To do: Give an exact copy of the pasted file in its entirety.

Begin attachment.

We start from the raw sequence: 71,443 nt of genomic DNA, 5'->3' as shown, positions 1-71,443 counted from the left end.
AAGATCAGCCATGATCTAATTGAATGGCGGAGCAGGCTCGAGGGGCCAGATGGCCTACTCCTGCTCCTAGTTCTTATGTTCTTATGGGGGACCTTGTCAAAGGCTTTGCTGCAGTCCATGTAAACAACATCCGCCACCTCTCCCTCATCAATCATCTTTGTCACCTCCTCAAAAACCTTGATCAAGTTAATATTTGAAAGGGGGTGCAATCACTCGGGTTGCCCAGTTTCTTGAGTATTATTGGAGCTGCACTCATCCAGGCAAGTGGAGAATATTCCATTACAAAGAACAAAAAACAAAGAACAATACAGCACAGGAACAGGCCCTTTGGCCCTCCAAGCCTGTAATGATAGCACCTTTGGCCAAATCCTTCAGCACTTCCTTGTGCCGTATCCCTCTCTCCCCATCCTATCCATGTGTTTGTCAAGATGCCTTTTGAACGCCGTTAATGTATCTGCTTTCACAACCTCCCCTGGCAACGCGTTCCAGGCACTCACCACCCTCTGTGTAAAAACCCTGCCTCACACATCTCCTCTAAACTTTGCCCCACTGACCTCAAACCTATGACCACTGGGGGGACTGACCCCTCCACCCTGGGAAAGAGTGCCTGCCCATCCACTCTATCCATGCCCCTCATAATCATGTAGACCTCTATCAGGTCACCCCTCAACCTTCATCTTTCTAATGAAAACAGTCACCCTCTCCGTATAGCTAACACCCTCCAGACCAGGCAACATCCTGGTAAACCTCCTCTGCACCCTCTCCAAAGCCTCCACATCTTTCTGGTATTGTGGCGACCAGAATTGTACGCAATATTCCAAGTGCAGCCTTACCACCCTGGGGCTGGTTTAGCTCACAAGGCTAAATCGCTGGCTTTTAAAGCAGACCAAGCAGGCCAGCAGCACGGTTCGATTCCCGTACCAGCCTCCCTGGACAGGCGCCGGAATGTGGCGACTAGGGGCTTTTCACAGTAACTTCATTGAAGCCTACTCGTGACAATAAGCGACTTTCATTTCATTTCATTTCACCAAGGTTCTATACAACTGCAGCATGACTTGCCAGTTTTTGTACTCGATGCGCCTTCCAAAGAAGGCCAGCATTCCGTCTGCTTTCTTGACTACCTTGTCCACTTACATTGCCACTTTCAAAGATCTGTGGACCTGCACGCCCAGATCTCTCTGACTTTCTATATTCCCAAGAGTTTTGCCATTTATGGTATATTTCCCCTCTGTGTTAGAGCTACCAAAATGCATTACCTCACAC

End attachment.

We start from the raw sequence: 71,443 nt of genomic DNA, 5'->3' as shown, positions 1-71,443 counted from the left end.
AAGATCAGCCATGATCTAATTGAATGGCGGAGCAGGCTCGAGGGGCCAGATGGCCTACTCCTGCTCCTAGTTCTTATGTTCTTATGGGGGACCTTGTCAAAGGCTTTGCTGCAGTCCATGTAAACAACATCCGCCACCTCTCCCTCATCAATCATCTTTGTCACCTCCTCAAAAACCTTGATCAAGTTAATATTTGAAAGGGGGTGCAATCACTCGGGTTGCCCAGTTTCTTGAGTATTATTGGAGCTGCACTCATCCAGGCAAGTGGAGAATATTCCATTACAAAGAACAAAAAACAAAGAACAATACAGCACAGGAACAGGCCCTTTGGCCCTCCAAGCCTGTAATGATAGCACCTTTGGCCAAATCCTTCAGCACTTCCTTGTGCCGTATCCCTCTCTCCCCATCCTATCCATGTGTTTGTCAAGATGCCTTTTGAACGCCGTTAATGTATCTGCTTTCACAACCTCCCCTGGCAACGCGTTCCAGGCACTCACCACCCTCTGTGTAAAAACCCTGCCTCACACATCTCCTCTAAACTTTGCCCCACTGACCTCAAACCTATGACCACTGGGGGGACTGACCCCTCCACCCTGGGAAAGAGTGCCTGCCCATCCACTCTATCCATGCCCCTCATAATCATGTAGACCTCTATCAGGTCACCCCTCAACCTTCATCTTTCTAATGAAAACAGTCACCCTCTCCGTATAGCTAACACCCTCCAGACCAGGCAACATCCTGGTAAACCTCCTCTGCACCCTCTCCAAAGCCTCCACATCTTTCTGGTATTGTGGCGACCAGAATTGTACGCAATATTCCAAGTGCAGCCTTACCACCCTGGGGCTGGTTTAGCTCACAAGGCTAAATCGCTGGCTTTTAAAGCAGACCAAGCAGGCCAGCAGCACGGTTCGATTCCCGTACCAGCCTCCCTGGACAGGCGCCGGAATGTGGCGACTAGGGGCTTTTCACAGTAACTTCATTGAAGCCTACTCGTGACAATAAGCGACTTTCATTTCATTTCATTTCACCAAGGTTCTATACAACTGCAGCATGACTTGCCAGTTTTTGTACTCGATGCGCCTTCCAAAGAAGGCCAGCATTCCGTCTGCTTTCTTGACTACCTTGTCCACTTACATTGCCACTTTCAAAGATCTGTGGACCTGCACGCCCAGATCTCTCTGACTTTCTATATTCCCAAGAGTTTTGCCATTTATGGTATATTTCCCCTCTGTGTTAGAGCTACCAAAATGCATTACCTCACAC